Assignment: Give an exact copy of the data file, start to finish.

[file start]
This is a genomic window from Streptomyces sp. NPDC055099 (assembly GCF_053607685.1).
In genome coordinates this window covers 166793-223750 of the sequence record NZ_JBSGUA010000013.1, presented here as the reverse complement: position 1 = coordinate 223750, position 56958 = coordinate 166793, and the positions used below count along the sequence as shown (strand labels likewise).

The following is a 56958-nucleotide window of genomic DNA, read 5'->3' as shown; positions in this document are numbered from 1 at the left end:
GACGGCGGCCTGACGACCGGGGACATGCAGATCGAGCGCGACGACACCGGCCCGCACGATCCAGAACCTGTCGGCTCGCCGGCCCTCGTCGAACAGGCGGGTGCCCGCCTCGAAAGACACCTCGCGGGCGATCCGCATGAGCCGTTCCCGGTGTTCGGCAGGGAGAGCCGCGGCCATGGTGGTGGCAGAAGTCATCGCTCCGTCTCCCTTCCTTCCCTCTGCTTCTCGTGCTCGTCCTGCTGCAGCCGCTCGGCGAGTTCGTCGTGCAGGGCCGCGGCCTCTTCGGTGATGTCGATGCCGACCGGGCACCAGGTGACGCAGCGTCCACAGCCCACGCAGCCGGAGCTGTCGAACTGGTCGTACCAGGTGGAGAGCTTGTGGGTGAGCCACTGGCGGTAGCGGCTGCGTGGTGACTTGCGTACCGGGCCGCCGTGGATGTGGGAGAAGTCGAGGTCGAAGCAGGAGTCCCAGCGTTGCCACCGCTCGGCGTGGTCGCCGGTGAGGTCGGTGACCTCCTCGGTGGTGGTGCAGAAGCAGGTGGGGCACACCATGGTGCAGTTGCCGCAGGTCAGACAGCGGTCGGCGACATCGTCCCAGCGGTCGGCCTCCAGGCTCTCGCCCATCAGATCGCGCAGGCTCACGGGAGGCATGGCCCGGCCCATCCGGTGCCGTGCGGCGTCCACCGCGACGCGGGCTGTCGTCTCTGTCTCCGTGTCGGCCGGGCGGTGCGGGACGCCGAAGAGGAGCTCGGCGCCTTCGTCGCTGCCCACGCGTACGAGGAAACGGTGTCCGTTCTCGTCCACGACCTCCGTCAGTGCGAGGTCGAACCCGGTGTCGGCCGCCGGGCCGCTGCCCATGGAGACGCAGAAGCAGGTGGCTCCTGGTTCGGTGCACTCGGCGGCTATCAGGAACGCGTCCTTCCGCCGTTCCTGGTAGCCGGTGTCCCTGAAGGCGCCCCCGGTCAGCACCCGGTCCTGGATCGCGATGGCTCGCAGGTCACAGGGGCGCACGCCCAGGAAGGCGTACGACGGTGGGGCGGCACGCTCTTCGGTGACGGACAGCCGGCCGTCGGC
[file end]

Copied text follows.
This is a genomic window from Streptomyces sp. NPDC055099 (assembly GCF_053607685.1).
In genome coordinates this window covers 166793-223750 of the sequence record NZ_JBSGUA010000013.1, presented here as the reverse complement: position 1 = coordinate 223750, position 56958 = coordinate 166793, and the positions used below count along the sequence as shown (strand labels likewise).

The following is a 56958-nucleotide window of genomic DNA, read 5'->3' as shown; positions in this document are numbered from 1 at the left end:
GACGGCGGCCTGACGACCGGGGACATGCAGATCGAGCGCGACGACACCGGCCCGCACGATCCAGAACCTGTCGGCTCGCCGGCCCTCGTCGAACAGGCGGGTGCCCGCCTCGAAAGACACCTCGCGGGCGATCCGCATGAGCCGTTCCCGGTGTTCGGCAGGGAGAGCCGCGGCCATGGTGGTGGCAGAAGTCATCGCTCCGTCTCCCTTCCTTCCCTCTGCTTCTCGTGCTCGTCCTGCTGCAGCCGCTCGGCGAGTTCGTCGTGCAGGGCCGCGGCCTCTTCGGTGATGTCGATGCCGACCGGGCACCAGGTGACGCAGCGTCCACAGCCCACGCAGCCGGAGCTGTCGAACTGGTCGTACCAGGTGGAGAGCTTGTGGGTGAGCCACTGGCGGTAGCGGCTGCGTGGTGACTTGCGTACCGGGCCGCCGTGGATGTGGGAGAAGTCGAGGTCGAAGCAGGAGTCCCAGCGTTGCCACCGCTCGGCGTGGTCGCCGGTGAGGTCGGTGACCTCCTCGGTGGTGGTGCAGAAGCAGGTGGGGCACACCATGGTGCAGTTGCCGCAGGTCAGACAGCGGTCGGCGACATCGTCCCAGCGGTCGGCCTCCAGGCTCTCGCCCATCAGATCGCGCAGGCTCACGGGAGGCATGGCCCGGCCCATCCGGTGCCGTGCGGCGTCCACCGCGACGCGGGCTGTCGTCTCTGTCTCCGTGTCGGCCGGGCGGTGCGGGACGCCGAAGAGGAGCTCGGCGCCTTCGTCGCTGCCCACGCGTACGAGGAAACGGTGTCCGTTCTCGTCCACGACCTCCGTCAGTGCGAGGTCGAACCCGGTGTCGGCCGCCGGGCCGCTGCCCATGGAGACGCAGAAGCAGGTGGCTCCTGGTTCGGTGCACTCGGCGGCTATCAGGAACGCGTCCTTCCGCCGTTCCTGGTAGCCGGTGTCCCTGAAGGCGCCCCCGGTCAGCACCCGGTCCTGGATCGCGATGGCTCGCAGGTCACAGGGGCGCACGCCCAGGAAGGCGTACGACGGTGGGGCGGCACGCTCTTCGGTGACGGACAGCCGGCCGTCGGC